When the story broke in the Village Voice in May, 2010, it was less revelation than confirmation. Police Officer Adrian Schoolcraft had recorded more than 1000 hours of roll calls, locker room discussion and lectures inside Bed-Stuy’s 81st Precinct, and it was no longer what people thought or remembered, but the actual damning words of his department superiors.
Graham Rayman, who wrote the series of articles for the Voice, has produced a book, published by Palgrave Macmillan, that would appear from a distance to be about the “shocking” revelations of what Schoolcraft uncovered. At least that was what the title suggested to me, when I was offered a free review copy.
But Rayman saddled himself with a somewhat different burden, and one that was not going to be easy no matter how hard he tried. This is less a book about the bad things that Adrian Schoolcraft found happening inside the NYPD, than a book about Schoolcraft, the whistleblower. That’s a problem.
First, Schoolcraft may have done something extraordinary, but he’s just a pretty ordinary guy, neither particularly heroic nor, truth be told, particularly interesting. Well, I may be overstating the case. Schoolcraft turns out to be a crashing bore, and reading a book about a crashing bore is, sadly, boring.
Second, there were a great many things that happened during the course of Schoolcraft’s years on the job that cause one to question his judgment. Schoolcraft, with the advice of his former cop father, Larry, was a bit of a teacup, partially moved by the wrongfulness of the way in which his superiors were demanding “numbers” of pointless stop and frisks, while making complaints of real crimes “disappear” for the purpose of pleasing Ray Kelly’s CompStat gods.
Rayman does a Herculean job of trying to rehabilitate Schoolcraft throughout the book, make him look less of a whiner and rationalize his conduct. If this was a book about the tapes Schoolcraft recorded, it wouldn’t matter whether he was a strange guy who made dubious decisions, but since this is more about the person behind the tapes, Rayman is compelled to make his protagonist less odd and more likeable. As much as he tries, over and over, to make the reader care about Schoolcraft, however, it quickly reaches the point where he protests too much and, unfortunately, the reader has had enough spin.
Much as I can appreciate what Adrian Schoolcraft did, and despite my natural inclination to believe that the police department was engaging in malevolence toward him, I couldn’t muster enough feeling toward Schoolcraft to work up much concern. Schoolcraft just wasn’t sympathetic, even as he ended up in the Psych ER at Jamaica Hospital so the NYPD could destroy his credibility as a whistleblower. I couldn’t help but think that Schoolcraft could have avoided it had he made different choices, and that he contributed to much of what happened to him, though it was certainly wrong.
So is this just a boring book to avoid like the plague? Not so fast. Woven within the story of Adrian Schoolcraft is a great story of how the New York Police Department really “happens.” I hesitate to use the word “works,” because it’s not a word properly associated with anything that comes of Kelly or his white-shirted sycophants. It’s a tale of misguided ideas gone bad, and of a small army dedicated to forcing round pegs into square holes to sell the sham to a naïve public.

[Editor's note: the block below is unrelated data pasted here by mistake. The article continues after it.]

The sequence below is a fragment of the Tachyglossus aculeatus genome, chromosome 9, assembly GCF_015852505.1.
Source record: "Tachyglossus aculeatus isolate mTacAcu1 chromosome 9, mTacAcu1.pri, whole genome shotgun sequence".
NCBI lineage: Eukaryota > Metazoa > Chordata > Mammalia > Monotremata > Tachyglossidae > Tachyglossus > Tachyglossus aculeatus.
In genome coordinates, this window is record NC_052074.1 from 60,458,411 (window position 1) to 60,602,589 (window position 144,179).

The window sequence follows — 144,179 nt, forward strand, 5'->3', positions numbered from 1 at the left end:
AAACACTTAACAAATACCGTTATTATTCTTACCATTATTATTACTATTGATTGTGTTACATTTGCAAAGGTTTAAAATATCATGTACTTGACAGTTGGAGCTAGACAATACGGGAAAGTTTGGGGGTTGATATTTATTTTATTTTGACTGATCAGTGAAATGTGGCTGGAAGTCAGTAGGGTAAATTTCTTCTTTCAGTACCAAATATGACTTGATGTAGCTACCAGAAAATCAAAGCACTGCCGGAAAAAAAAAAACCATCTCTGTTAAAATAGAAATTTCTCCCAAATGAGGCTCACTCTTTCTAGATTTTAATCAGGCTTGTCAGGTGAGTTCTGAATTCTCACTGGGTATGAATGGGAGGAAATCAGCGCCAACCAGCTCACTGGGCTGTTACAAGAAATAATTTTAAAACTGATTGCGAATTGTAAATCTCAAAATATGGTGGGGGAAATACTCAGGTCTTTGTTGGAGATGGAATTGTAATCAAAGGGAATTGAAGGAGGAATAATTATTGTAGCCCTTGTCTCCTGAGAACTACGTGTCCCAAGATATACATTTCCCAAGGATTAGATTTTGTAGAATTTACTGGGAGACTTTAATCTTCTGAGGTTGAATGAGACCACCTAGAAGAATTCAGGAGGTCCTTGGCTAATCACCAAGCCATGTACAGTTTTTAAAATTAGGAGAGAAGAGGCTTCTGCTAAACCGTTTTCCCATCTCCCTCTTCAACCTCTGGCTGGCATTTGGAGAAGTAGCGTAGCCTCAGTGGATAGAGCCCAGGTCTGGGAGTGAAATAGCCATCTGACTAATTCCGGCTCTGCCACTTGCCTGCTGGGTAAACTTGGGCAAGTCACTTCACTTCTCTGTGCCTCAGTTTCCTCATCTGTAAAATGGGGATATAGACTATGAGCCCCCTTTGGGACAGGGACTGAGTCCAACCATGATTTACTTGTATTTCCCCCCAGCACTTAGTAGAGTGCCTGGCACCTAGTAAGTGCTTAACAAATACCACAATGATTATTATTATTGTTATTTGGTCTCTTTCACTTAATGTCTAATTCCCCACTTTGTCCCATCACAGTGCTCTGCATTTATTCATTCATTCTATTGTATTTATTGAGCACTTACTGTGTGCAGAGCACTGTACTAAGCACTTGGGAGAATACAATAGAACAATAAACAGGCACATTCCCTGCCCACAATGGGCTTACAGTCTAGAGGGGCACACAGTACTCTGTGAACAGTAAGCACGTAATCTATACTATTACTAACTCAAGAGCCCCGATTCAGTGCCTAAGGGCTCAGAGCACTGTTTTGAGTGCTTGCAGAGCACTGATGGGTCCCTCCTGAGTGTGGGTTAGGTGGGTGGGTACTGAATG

The tone of the book is straightforward and clear when it comes to the banal failure of the NYPD to do what New Yorkers think it’s there to do. Got robbed? Not in the 8-1, where they can’t take another robbery stat without a Deputy Chief ripping the precinct commander a new one. So your robbery complaint disappears. And if you’re bold enough to return to the precinct to find out why, expect to be interrogated and accused of being the criminal filing a false report. And if robbery doesn’t get you going, rape doesn’t fare any better.
Rayman’s story is infused with a healthy dose of cop culture, where it quickly becomes clear that, in the NYPD at least, it’s not so much about “getting” minorities as that they are just fodder for the statistics machine. The supervisors don’t hate black men, but just couldn’t care enough to treat them as human beings, instead commanding patrol officers to shake ‘em up, throw them in a holding cell for a few hours if they don’t jump high enough, and write up the critical “250’s” to show they did a hard day’s work.
Rayman tries to generate “shock” over the NYPD’s treatment of Schoolcraft. In a day when wrong-door SWAT raids end with innocent people dead in their homes, shock is a scarce commodity. Despite my best efforts, there was a greater sense of schadenfreude than shock, not the least because of Schoolcraft’s often bizarre and inexplicable choices (including those involving his lawyers toward the end of the book).
But if you want to learn how the NYPD looks from the inside, the culture of “us against them,” the near-total lack of concern for the job they’re supposed to do and the callousness with which they view everyone without a shield, Rayman’s book provides plenty of solid meat. You just have to skip over the day-by-day, minute-by-minute descriptions of the pedestrian life of Adrian Schoolcraft to find it.
What Adrian Schoolcraft did may have been remarkable and important, but that doesn’t make him a person whose life is interesting or who, aside from his tapes, you want to root for. He’s just an odd guy with a working tape recorder, and that should have been enough.